A proposed methanol refinery in Kalama, Washington, would spark even more greenhouse gas emissions than previously thought, yet could replace other, harsher producers.
Those are the latest findings from the Washington Department of Ecology. The department issued its final greenhouse gas study this week on the $2 billion proposed project.
Stakeholders for and against the refinery found causes to champion in the report. Meanwhile, the report’s conclusion now starts the clock for the state to decide whether to approve the pivotal state permit.
If approved, it would become one of the world’s largest methanol plants. It would turn fracked natural gas from Canada into methanol that would then be shipped to China to make plastics. Proposed plans also include a 3-mile pipeline for transporting natural gas.
Many of the report’s findings first came to light in September, when the report’s first draft published. But, in the months since, ecologists took a broader view of what happens before and after the methanol is produced, and how those actions impact emissions.
Ecologists and their consultants estimate that the process of producing natural gas, cleaning it up, then sending it via pipeline would cause more greenhouse gases than first reported. Their revisions found the plant may be responsible for 1.45 million metric tons of greenhouse gas — up from 1.2 million metric tons estimated in the September report.
The bottom line is about 250,000 metric tons more per year. Comparatively, Spokane’s trash-burning waste-to-energy facility emits about 230,000 metric tons every year.
“To be aware, this increase in emissions would be things that would happen outside of Washington state,” said Neil Caudill, senior planner with Washington Ecology’s Air Quality Program. “So it’s not a direct apples-to-apples comparison, but that’s the rough scale of the emissions.”
Caudill said the second look at those emissions was spurred by the window for public comment after the draft published. The department held hearings and received 4,700 comments about the project.
They studied emissions throughout the life cycle of the facility, like fuel burned during construction and carbon releases from dredging. Findings of emissions at the site and afterward — when the methanol is shipped to Asian markets — did not significantly change in the final study.
Ecologists say worldwide demand for methanol appears to be growing regardless of whether the Kalama plant is built. OPB reported last year the company suggested to potential investors that its methanol could be sold as fuel.
With more methanol on the market, it’s likely it’ll be burned as fuel, they said.
“Emissions will go up in the world from methanol production whether this facility is built or not because there’s increasing demand,” said Stu Clarke, of the department. “But if Kalama is built, potentially (emissions) would go up less — if worldwide demand is in fact increasing and demand is being met by producers who make it in a less efficient way.”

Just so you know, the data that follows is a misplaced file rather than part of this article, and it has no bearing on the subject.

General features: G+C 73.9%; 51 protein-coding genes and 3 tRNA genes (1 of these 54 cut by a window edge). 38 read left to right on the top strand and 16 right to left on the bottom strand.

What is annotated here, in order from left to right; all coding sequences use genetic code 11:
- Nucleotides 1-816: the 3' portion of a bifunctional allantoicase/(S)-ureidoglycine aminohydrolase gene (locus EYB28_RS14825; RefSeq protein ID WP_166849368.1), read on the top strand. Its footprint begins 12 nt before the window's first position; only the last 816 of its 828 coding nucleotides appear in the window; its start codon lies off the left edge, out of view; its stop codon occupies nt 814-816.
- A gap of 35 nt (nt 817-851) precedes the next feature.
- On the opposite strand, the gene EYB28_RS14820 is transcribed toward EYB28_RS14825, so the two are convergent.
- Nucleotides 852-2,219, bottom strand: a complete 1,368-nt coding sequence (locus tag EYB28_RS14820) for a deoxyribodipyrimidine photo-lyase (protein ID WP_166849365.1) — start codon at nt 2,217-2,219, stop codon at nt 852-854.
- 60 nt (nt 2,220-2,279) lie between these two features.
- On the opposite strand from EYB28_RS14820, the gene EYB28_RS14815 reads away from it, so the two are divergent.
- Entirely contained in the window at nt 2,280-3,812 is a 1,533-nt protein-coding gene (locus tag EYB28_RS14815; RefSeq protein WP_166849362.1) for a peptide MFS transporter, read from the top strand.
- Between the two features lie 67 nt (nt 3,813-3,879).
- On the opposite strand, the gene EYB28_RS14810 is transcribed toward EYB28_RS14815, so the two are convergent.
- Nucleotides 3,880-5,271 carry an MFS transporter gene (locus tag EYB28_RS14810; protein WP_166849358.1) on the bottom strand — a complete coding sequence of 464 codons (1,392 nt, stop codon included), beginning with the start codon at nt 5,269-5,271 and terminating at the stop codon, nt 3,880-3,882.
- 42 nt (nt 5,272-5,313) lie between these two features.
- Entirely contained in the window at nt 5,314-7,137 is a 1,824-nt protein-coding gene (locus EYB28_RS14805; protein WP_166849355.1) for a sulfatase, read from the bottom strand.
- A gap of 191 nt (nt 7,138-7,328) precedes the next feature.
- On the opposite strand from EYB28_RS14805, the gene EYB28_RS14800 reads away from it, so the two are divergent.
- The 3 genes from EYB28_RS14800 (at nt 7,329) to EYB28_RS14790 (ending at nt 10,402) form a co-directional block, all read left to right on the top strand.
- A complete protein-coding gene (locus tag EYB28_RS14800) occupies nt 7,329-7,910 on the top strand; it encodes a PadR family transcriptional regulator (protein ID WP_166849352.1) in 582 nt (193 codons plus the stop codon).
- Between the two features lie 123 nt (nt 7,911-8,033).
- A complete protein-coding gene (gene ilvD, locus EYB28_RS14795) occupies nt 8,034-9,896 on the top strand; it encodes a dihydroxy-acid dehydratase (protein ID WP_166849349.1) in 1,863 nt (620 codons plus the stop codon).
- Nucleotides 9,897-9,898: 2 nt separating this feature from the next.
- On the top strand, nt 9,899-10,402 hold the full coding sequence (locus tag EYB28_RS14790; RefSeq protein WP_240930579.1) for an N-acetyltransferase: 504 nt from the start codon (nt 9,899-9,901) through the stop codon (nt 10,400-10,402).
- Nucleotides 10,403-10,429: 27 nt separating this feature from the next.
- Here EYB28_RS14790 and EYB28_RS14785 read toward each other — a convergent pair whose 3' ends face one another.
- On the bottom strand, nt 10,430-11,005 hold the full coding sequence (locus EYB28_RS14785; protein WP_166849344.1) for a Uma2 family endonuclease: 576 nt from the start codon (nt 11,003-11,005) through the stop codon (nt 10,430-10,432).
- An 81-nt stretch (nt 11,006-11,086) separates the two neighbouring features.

If built, the Kalama project would send almost 1 million metric tons of carbon dioxide into the air each year. That would place it among the top 10 greenhouse gas emitters in Washington state.
Tallying the emissions the facility isn’t directly responsible for — for example: drilling for natural gas, transportation, gas leakage — the project could be associated with about 4.5 million metric tons of emissions every year.
But supporters tout its potential to emit less than other methanol makers, such as those that would make methanol from coal instead of natural gas.
The ecologists designed a model that suggested if the Kalama project isn’t built, where mostly coal-burning facilities in China could meet the demand of making methanol. That case would see more than 10 million metric tons of emissions every year, they found.
NW Innovation Works, the Chinese government-owned company proposing to build the plant, drew comparisons between old gas-powered cars and new hybrids.
“If you buy a hybrid car instead of driving an outdated older vehicle, no one will dispute that hybrid still has a carbon footprint — still has emissions,” said Kent Caputo, chief commercial officer. “What’s important is they are significantly less than the alternative you walked away from.”
Brett VandenHeuvel, executive director of Columbia Riverkeeper, called that argument a false choice when energy from wind and solar continues to grow.
“All they are doing is comparing methanol from coal to methanol from fracked gas and that’s a weak comparison,” he said. “We need to be thinking about clean fuels and electric vehicles.”
In releasing the report, state ecologists now have until late January to decide whether they would approve a permit to build on Kalama’s shore.
Still, in November, a U.S. District Court judge revoked two federal permits for the project. The judge said he did so because the permits at the time did not account for an official greenhouse gas study.
Caputo said the permits don’t directly involve the project, but the Port of Kalama, which would host the project. He said he expected the U.S. Army Corps of Engineers or the U.S. Justice Department could appeal.
“This is just what it looks like when you’re dealing with very important issues at the cutting of regulatory oversight,” Caputo said. He added that while they’d like to see a more rapid process, “we’re not concerned about more thorough analysis.”